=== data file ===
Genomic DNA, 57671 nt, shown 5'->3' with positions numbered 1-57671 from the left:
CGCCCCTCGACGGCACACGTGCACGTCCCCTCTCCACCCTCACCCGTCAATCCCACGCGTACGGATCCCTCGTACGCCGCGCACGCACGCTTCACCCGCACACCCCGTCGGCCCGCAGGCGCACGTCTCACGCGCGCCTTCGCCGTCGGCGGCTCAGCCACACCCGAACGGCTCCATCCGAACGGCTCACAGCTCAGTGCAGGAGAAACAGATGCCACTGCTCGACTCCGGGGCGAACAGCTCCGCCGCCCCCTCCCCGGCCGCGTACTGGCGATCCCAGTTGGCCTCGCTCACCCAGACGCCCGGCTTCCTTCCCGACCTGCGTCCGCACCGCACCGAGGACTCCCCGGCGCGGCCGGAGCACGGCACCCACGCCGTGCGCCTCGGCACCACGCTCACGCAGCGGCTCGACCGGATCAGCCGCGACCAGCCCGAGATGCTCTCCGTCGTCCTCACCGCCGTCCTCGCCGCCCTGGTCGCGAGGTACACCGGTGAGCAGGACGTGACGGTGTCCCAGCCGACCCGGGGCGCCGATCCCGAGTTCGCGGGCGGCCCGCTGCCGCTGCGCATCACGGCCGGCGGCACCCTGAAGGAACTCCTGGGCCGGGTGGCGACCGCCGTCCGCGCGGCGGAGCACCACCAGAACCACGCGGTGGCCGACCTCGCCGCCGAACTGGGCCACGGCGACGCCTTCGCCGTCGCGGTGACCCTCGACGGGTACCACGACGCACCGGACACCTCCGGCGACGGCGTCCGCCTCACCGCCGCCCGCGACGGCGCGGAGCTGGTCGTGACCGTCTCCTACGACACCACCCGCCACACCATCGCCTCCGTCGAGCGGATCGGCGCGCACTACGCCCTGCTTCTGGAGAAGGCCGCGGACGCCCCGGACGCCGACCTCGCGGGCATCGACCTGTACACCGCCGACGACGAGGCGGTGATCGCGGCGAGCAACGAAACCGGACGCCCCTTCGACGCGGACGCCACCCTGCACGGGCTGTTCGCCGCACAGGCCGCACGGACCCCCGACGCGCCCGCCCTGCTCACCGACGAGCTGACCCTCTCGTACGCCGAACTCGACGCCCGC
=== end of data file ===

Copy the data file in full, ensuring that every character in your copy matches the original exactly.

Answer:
Genomic DNA, 57671 nt, shown 5'->3' with positions numbered 1-57671 from the left:
CGCCCCTCGACGGCACACGTGCACGTCCCCTCTCCACCCTCACCCGTCAATCCCACGCGTACGGATCCCTCGTACGCCGCGCACGCACGCTTCACCCGCACACCCCGTCGGCCCGCAGGCGCACGTCTCACGCGCGCCTTCGCCGTCGGCGGCTCAGCCACACCCGAACGGCTCCATCCGAACGGCTCACAGCTCAGTGCAGGAGAAACAGATGCCACTGCTCGACTCCGGGGCGAACAGCTCCGCCGCCCCCTCCCCGGCCGCGTACTGGCGATCCCAGTTGGCCTCGCTCACCCAGACGCCCGGCTTCCTTCCCGACCTGCGTCCGCACCGCACCGAGGACTCCCCGGCGCGGCCGGAGCACGGCACCCACGCCGTGCGCCTCGGCACCACGCTCACGCAGCGGCTCGACCGGATCAGCCGCGACCAGCCCGAGATGCTCTCCGTCGTCCTCACCGCCGTCCTCGCCGCCCTGGTCGCGAGGTACACCGGTGAGCAGGACGTGACGGTGTCCCAGCCGACCCGGGGCGCCGATCCCGAGTTCGCGGGCGGCCCGCTGCCGCTGCGCATCACGGCCGGCGGCACCCTGAAGGAACTCCTGGGCCGGGTGGCGACCGCCGTCCGCGCGGCGGAGCACCACCAGAACCACGCGGTGGCCGACCTCGCCGCCGAACTGGGCCACGGCGACGCCTTCGCCGTCGCGGTGACCCTCGACGGGTACCACGACGCACCGGACACCTCCGGCGACGGCGTCCGCCTCACCGCCGCCCGCGACGGCGCGGAGCTGGTCGTGACCGTCTCCTACGACACCACCCGCCACACCATCGCCTCCGTCGAGCGGATCGGCGCGCACTACGCCCTGCTTCTGGAGAAGGCCGCGGACGCCCCGGACGCCGACCTCGCGGGCATCGACCTGTACACCGCCGACGACGAGGCGGTGATCGCGGCGAGCAACGAAACCGGACGCCCCTTCGACGCGGACGCCACCCTGCACGGGCTGTTCGCCGCACAGGCCGCACGGACCCCCGACGCGCCCGCCCTGCTCACCGACGAGCTGACCCTCTCGTACGCCGAACTCGACGCCCGC